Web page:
Portland -The City of Roses – McMenamins Crystal Ballroom
“Louie Louie” by the Kingsmen was written in Portland. The song was the subject of FBI scrutiny after allegations that it contained obscenities. Although nothing ever came of it, band members revealed much later that during the recording, the drummer had shouted “Fuck!” after dropping a stick at the :54 second mark.
Thus, Portland has a history of its own as a Northwest breeding ground for both music and culture. The city faces the same problems as Seattle, with homeless camped out all over the streets, the cost of living going up, and trying to retain its character. However, a bigger problem on this fall Saturday afternoon seemed to be the reckless careening of young people on electric rent-a-scooters as pedestrians tried to enjoy the peaceful Willamette River walk. Apparently, it’s a very popular sport in Portland these days.
The Jesus Lizard were set to play McMinimins Crystal Ballroom that night. Another sold-out show. Another killer set with multiple encores. Another chance to hear great songs like “Monkey Trick,” “Too Bad About the Fire,” and “Seasick.” It was the band’s last night of the short tour and they were again firing on all cylinders. The place was packed and the crowd was engaged. But when the band left the stage to wrap the first half of their set, dozens of people (mostly the younger patrons) hastily exited the venue as if they had somewhere to be. It’s hard to tell if that was intentional, or if kids are just conditioned to really short sets of music these days.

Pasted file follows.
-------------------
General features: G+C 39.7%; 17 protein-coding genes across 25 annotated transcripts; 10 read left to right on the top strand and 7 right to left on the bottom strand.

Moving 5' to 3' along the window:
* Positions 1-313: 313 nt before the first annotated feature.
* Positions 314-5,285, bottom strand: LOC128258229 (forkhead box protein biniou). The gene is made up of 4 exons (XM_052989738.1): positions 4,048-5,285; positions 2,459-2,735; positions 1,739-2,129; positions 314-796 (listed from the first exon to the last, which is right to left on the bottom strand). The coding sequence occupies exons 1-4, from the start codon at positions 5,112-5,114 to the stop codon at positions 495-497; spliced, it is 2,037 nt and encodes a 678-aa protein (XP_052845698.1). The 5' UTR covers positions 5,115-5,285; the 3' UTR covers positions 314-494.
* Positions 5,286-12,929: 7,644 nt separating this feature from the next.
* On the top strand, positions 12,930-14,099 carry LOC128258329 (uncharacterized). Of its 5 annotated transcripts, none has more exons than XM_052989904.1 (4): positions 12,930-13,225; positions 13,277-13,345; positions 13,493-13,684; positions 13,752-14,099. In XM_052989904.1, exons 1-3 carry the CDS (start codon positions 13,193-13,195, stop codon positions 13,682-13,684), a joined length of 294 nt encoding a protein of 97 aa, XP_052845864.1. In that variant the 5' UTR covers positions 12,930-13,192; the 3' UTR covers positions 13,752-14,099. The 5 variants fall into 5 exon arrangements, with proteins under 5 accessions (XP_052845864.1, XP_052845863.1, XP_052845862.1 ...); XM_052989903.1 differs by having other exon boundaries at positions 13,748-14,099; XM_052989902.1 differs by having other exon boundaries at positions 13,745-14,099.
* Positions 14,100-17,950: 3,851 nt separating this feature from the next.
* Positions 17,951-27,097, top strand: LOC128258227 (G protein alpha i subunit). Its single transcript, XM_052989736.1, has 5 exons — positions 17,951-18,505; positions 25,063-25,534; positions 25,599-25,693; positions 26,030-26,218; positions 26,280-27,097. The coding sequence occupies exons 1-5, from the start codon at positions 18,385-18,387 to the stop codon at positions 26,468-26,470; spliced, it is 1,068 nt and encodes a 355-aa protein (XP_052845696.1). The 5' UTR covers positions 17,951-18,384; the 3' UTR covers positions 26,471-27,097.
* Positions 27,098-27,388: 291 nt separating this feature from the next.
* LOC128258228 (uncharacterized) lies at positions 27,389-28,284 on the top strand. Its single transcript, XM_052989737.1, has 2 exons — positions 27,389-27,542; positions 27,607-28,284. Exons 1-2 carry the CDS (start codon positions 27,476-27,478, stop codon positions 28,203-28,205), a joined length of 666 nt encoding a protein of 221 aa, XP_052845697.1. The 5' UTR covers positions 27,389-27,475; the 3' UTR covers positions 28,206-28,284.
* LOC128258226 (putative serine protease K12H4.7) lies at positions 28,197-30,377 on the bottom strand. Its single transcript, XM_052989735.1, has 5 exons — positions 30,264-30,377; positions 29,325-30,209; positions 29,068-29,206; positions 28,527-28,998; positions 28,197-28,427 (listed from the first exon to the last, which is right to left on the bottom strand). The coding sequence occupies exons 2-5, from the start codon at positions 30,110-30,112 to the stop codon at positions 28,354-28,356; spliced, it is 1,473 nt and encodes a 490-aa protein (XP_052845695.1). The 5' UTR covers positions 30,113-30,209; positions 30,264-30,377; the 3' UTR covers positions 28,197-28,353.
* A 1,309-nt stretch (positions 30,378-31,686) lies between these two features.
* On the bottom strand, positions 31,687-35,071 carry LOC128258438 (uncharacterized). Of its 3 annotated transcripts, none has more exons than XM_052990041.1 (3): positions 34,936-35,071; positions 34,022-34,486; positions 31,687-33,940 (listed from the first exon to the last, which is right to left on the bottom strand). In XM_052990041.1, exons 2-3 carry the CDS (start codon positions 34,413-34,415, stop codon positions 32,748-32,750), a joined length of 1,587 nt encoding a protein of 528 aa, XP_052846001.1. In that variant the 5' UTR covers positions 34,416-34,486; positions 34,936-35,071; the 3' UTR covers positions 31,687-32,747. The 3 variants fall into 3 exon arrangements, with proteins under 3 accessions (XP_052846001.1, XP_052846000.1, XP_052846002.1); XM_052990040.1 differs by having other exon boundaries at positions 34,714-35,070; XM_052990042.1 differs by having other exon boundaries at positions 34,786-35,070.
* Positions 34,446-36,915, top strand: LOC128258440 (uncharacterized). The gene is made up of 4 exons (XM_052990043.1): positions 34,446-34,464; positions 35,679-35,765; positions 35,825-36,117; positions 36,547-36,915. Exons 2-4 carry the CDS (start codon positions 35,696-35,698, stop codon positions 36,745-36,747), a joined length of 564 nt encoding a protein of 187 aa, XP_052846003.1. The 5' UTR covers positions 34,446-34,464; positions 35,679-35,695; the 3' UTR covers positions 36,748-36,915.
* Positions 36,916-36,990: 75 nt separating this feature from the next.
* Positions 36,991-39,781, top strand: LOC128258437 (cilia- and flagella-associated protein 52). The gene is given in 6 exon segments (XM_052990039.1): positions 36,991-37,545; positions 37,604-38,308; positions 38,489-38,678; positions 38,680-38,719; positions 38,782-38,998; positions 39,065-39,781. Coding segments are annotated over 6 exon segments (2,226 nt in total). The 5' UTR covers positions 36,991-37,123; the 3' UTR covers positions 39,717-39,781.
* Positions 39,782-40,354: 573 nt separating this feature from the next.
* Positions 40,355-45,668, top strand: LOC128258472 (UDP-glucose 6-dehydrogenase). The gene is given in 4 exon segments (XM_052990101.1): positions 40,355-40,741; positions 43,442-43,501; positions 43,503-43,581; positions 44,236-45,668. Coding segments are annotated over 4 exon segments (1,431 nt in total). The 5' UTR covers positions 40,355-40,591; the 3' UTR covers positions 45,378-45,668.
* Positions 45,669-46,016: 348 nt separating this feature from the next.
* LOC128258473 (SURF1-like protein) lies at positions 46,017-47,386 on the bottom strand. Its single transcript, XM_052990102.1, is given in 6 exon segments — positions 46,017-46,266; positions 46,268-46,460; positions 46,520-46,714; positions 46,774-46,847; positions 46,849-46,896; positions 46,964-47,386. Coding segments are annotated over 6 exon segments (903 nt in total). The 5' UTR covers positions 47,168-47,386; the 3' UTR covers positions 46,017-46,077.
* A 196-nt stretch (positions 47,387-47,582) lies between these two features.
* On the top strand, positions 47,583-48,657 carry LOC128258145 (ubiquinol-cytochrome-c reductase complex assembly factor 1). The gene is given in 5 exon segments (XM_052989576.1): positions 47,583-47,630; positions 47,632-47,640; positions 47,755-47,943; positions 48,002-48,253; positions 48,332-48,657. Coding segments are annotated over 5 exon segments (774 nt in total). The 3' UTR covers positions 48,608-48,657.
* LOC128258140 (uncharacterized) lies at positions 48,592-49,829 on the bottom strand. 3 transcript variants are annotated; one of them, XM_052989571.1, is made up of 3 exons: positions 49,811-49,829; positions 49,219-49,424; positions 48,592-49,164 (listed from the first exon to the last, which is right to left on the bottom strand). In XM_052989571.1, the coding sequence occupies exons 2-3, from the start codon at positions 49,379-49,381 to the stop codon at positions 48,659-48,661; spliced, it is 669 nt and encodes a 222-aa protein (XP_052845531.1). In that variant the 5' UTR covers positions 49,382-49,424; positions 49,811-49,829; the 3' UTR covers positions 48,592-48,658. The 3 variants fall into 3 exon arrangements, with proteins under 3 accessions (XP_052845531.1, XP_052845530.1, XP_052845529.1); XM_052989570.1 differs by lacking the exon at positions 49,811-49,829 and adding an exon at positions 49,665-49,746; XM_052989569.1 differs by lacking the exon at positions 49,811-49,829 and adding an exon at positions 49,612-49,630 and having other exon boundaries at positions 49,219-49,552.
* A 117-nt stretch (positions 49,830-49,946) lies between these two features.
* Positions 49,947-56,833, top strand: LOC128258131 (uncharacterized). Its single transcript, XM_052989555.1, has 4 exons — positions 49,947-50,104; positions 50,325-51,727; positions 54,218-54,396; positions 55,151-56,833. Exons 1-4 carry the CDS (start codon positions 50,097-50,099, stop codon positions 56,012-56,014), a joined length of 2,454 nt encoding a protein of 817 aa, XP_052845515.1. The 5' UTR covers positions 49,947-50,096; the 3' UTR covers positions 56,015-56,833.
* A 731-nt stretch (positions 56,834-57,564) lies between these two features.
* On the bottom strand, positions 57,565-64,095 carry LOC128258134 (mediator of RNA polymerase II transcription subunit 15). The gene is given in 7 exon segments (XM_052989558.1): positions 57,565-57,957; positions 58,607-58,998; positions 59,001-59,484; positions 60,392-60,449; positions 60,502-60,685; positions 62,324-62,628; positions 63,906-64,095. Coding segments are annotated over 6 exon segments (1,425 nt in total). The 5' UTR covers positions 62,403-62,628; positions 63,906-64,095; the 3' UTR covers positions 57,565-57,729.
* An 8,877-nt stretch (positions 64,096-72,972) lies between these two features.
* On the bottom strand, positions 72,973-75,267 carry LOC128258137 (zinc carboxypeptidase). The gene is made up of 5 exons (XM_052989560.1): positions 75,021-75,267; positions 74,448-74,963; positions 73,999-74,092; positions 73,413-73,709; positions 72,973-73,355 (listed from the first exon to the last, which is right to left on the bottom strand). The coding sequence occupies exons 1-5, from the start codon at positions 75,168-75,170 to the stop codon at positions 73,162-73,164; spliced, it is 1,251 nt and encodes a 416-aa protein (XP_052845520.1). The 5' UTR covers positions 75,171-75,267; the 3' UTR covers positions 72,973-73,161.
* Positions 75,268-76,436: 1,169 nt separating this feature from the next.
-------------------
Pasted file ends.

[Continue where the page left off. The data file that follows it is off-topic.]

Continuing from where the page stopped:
The result for the rest of the show was a less-packed venue and all this spacing created room to hoist another beer and sing along with the band as they blasted into the second half of the show with the thumping “Gladiator.” Yow seemed to enjoy riding the crowd on the venue’s famous “floating floor,” which truly has a springlike quality. The singalongs continued through the encores as the band pounded out yet another incredible set of music.
The next day, on the Lyft ride to the airport, we struck up a conversation with our Somali driver. His religion forbade him to listen to music and he was curious about how we found peace in the music we listened to. Fair question. However, after these two shows the answer was quite simple: the musical community that came together to see The Jesus Lizard at these stops had one thing in common: we knew we were fortunate to witness two incredible performances in the Northwest by one of the greatest heavy bands to ever walk the planet. Many had traveled from all over the US and Canada. There is no telling whether they’ll plan future tour dates. In fact, these shows didn’t feel really like a farewell, more like an opportunity to remind the world there is no substitute for their badassery.